Why Can't Your Body Just Make Vitamins?
By: Dr. George Obikoya
This is an excellent question whose answer is straightforward. Since generally we cannot synthesize vitamins or can only do so in amounts insufficient to meet our body needs, they must be obtained from the diet or from some synthetic source, hence vitamins are called essential nutrients. Since the body simply cannot make many of the vitamins it needs, a good liquid multivitamin is crucial. If a vitamin is absent from the diet or is not properly absorbed by an organism, a specific deficiency disease may develop or the individual may feel tired, irritable and may not be as mentally sharp.
Let's use a car analogy real fast. Bear in mind that you only get one body, but you can always buy a new car. Try and think of your body as a well oiled machine, with thousands of interlocking parts, gears and spokes if you will, that all support each other and work together to seamlessly sustain life on a daily basis. This, at least in a simplified way, is how your body works - but we all know the kinds of harmful effects that malnutrition, disease and injury can have on a person. When your body lacks the essential raw ingredients it needs to operate properly, a cascading effect occurs that touches on every single one of your body's systems and causes them to operate less efficiency or even cease functioning altogether. Taking supplemental liquid vitamins is akin to using high octane gas for your car, only hundreds of times better and far, far less expensive. Your body runs better, cleaner, more efficiently and is able to better resist breaking down and disease as a result. Your immune system functions better, your thinking clears and your body simply works better when it has the proper nutrients it needs. Unfortunately a side effect of our diet means that millions of people every day are lacking the most basic nutrition needed, let alone getting optimum nutrition levels.
There are two groups of essential vitamins, each classified according to the materials in which they will dissolve. Fat-soluble vitamins, A, D, E and K, dissolve in fat before they are absorbed in the blood stream and are stored in the liver.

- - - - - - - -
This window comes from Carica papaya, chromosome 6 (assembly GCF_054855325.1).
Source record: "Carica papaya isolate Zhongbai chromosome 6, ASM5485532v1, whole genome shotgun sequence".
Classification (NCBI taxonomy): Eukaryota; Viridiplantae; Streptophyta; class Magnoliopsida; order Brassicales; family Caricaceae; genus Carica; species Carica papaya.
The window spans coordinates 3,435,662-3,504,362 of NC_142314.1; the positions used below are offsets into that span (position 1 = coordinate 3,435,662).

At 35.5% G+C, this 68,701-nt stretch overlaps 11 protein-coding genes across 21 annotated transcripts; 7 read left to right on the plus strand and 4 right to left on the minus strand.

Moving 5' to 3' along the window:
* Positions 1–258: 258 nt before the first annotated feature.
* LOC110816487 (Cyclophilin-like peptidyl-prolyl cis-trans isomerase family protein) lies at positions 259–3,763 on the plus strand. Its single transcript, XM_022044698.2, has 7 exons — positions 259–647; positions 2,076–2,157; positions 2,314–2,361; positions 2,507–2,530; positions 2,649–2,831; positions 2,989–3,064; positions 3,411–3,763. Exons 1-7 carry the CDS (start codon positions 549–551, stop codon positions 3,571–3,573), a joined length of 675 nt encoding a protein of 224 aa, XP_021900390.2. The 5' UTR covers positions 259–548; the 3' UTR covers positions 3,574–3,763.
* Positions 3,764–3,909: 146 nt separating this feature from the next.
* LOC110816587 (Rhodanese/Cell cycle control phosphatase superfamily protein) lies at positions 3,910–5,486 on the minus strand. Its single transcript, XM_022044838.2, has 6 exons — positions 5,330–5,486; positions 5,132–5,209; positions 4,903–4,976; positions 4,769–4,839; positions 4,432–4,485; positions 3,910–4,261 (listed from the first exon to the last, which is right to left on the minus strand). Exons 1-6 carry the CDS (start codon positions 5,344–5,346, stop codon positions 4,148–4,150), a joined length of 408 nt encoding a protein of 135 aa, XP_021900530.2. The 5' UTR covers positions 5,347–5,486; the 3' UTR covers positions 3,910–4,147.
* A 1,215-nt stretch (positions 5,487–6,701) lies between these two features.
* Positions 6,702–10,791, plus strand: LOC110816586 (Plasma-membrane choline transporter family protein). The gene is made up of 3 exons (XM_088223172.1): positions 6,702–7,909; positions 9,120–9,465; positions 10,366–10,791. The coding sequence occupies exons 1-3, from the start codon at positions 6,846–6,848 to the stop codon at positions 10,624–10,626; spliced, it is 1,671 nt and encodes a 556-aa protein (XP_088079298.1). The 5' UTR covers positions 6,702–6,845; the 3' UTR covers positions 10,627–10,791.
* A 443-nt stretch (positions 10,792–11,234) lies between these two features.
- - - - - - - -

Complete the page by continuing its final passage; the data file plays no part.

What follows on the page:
Water-soluble vitamins on the other hand dissolve in water, are not stored and are eliminated regularly in urine. We, therefore, need a continuous supply of these vitamins. The water-soluble vitamins are the B-complex group and vitamin C. Water-soluble vitamins are easily destroyed or washed out during food storage or preparation (heat, light, etc). To reduce vitamin loss, refrigerate fresh produce, keep milk and grains away from strong light, and use the cooking water from vegetables to prepare soups.
Vitamin C is plentiful in citrus fruits, broccoli, strawberries, melon, green pepper, tomatoes, dark green vegetables, potatoes. You get a lot of Vitamin B1 in pork, liver, whole grains, enriched grain products, peas, meat, legumes. Liver, milk, dark green vegetables, whole and enriched grain products, eggs are excellent sources of vitamin B2. Niacin can be found in liver, fish, poultry, meat, peanuts, whole and enriched grain products.
Pork, meats, whole grains and cereals, legumes, green, leafy vegetables are rich in vitamin B6, while liver, kidney, dark green leafy vegetables, meats, fish, whole grains, fortified grains and cereals, legumes, citrus fruits are great sources of folic acid.
Vitamin B12 is found only in animal foods such as meats, liver, kidney, fish, eggs, milk and milk products, oysters, and shellfish and it needs an additional "intrinsic factor" produced in the stomach to function properly. Liver, kidney, meats, egg yolk, whole grains, and legumes are good sources of panthotenic acid, which is also made by intestinal bacteria. Biotin is found in the liver, kidney, egg yolk, milk, most fresh vegetables, and it is also made by intestinal bacteria. Vegetarians should strongly consider supplemeting with these B vitamins, lest they fail to obtain enough from their diet.
An important point to note is that we absolutely need vitamins to function effectively and be healthy. Our bodies cannot make many of the vitamins that we require on a daily basis. We must, therefore, find them in our food, and by taking a liquid multivitamin supplement.
A good multivitamin is the foundation of health and nutrition. Take a look at our scientific reviews of many of the popular brands for factors such as ingredients, areas of improvement, quality level, and overall value. If you are looking for a high quality liquid multivitamin, we suggest that you take a look at the Multivitamin Product Comparisons.
Alexander, S.W. 1995. Specific nutrients and the immune response Nutrition: 11:229